Friday , April 23 2021
In honor of Halloween, the ickiest moments in House, M.D. history

Blood, Guts and Gore on House, M.D.

House, M.D., being a medical show and all, certainly has its share of gory moments. The visual effects take us up nostrils, down throats and into various other bodily caverns. But there are moments that just seem to stay with us, memorably gross—beyond the oh-so-ordinary blood and guts of the operating room and the blood-gushing orifices of so many opening teaser sequences.

 So, in the sprit of Halloween—and given there is no new House episode this week—I present this trip down memory lane to revisit the best gross-out moments in House, M.D. history. Here are my top candidates, and feel free to add your own in the comments section. So, let the gore-fest begin:

“Fidelity” (1×07) African sleeping sickness patient Elyse hallucinates bugs bursting through a huge boil on her arm, which we observe through her point of view.

“Detox” (1×11) After House has figured out that Keith was suffering naphthalene poisoning from a termite invasion in his home, he sends the team to confirm. Breaking through the walls of Keith’s bedroom, we see swarms of the little critters pouring out of the walls. Still gives me the shivers. Actually, “Detox” has several fairly shiver-inducing scenes, including one where the team stick a needle in Keith’s eye, another, where House intentionally smashes his fingers with an old brass pestle.

“Distractions” (2×12) House treats a patient Adam with severe burns over most of his torso. He treats the burns the old fashioned way, just like Napoleon’s physician—with maggots. Maggots, as you may know feast on dead tissue, thereby cleaning the wounds nicely.

“Who’s Your Daddy” (2×23) House’s patient suffers reverse peristalsis and literally has bowel movements from her mouth. As House says, it gives new meaning to the word “potty mouth.”

“No Reason” (2×24) After he is shot at point-blank range, House lays on his floor bleeding. He has an elaborate hallucination about a patient whose symptoms get increasingly quite disgusting. At one point, his testicles explode, and in one of the episode’s final scenes, House cuts into him with a robotic apparatus, slicing open his entire torso. It qualifies as one of the series most gross gross-out moments, but it’s also horrifying, because for a moment, House believes he has actually murdered a patient in cold blood.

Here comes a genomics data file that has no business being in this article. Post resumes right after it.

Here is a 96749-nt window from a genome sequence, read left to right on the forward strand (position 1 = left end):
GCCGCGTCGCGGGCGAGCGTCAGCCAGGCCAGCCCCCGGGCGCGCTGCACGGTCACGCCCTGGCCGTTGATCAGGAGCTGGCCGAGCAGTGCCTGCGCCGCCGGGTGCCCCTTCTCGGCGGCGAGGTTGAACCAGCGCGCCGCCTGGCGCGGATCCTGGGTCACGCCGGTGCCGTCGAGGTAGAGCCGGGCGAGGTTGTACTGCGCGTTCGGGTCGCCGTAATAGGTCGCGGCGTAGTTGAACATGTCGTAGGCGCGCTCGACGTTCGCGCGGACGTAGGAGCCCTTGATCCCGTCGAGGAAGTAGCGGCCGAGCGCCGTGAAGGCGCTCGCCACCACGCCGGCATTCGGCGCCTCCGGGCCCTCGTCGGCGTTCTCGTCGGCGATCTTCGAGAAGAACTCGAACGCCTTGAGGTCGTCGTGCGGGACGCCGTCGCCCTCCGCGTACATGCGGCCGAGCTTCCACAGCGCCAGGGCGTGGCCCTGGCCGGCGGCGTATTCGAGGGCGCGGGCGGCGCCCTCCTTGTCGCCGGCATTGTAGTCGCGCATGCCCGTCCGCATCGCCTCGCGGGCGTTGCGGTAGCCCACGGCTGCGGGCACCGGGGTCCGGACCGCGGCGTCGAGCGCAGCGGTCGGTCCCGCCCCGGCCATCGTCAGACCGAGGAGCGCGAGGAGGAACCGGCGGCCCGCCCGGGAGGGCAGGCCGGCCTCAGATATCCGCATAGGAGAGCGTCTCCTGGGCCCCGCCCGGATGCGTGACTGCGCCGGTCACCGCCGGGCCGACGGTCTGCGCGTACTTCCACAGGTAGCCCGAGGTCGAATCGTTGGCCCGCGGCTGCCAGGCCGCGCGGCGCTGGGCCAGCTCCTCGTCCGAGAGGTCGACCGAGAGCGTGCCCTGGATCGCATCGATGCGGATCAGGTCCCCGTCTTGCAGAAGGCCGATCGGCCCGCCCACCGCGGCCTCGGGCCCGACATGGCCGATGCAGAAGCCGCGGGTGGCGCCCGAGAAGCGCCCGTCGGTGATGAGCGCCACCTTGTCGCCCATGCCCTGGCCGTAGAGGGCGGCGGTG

“Informed Consent” (3×03) In the teaser segment, famous cancer researcher Ezra Powell collapses while running an experiment. As his lab rats escape, the feast on the researcher’s face.

“Insensitive” (3×14) House treats Hannah, a teenage who cannot feel pain. During a brain procedure, she pulls out the tubes and wires inserted in her head—no anesthesia. And to top that, House pulls a 25-foot tapeworm from her belly!

“Top Secret” (3×16) “Top Secret” is sort of a gross-out fest in itself. The patient suffers from vaginosis in his mouth, and causes him to have a disgusting discharge coming from his mouth. House is having some health issues and catheterizes himself to find relief. In a dream, House’s catheter urine collection bag bursts and leaks all over the floor, causing Chase to slip.

Resignation” (3×22) The head of House’s patient explodes and leaks all over the place while she is undergoing tests.

“Under My Skin”(5×23) The patient, a ballerina, suffers a rare reaction to antibiotics and begins sloughing her skin in large sheets.

House returns November 9 with “Known Unknowns.”

About Barbara Barnett

Barbara Barnett is Publisher/Executive Editor of Blogcritics, ( Her Bram Stoker Award-nominated novel, called "Anne Rice meets Michael Crichton," The Apothecary's Curse The Apothecary's Curse is now out from Pyr, an imprint of Prometheus Books. Her book on the TV series House, M.D., Chasing Zebras is a quintessential guide to the themes, characters and episodes of the hit show. Barnett is an accomplished speaker, an annual favorite at MENSA's HalloWEEM convention, where she has spoken to standing room crowds on subjects as diverse as "The Byronic Hero in Pop Culture," "The Many Faces of Sherlock Holmes," "The Hidden History of Science Fiction," and "Our Passion for Disaster (Movies)."

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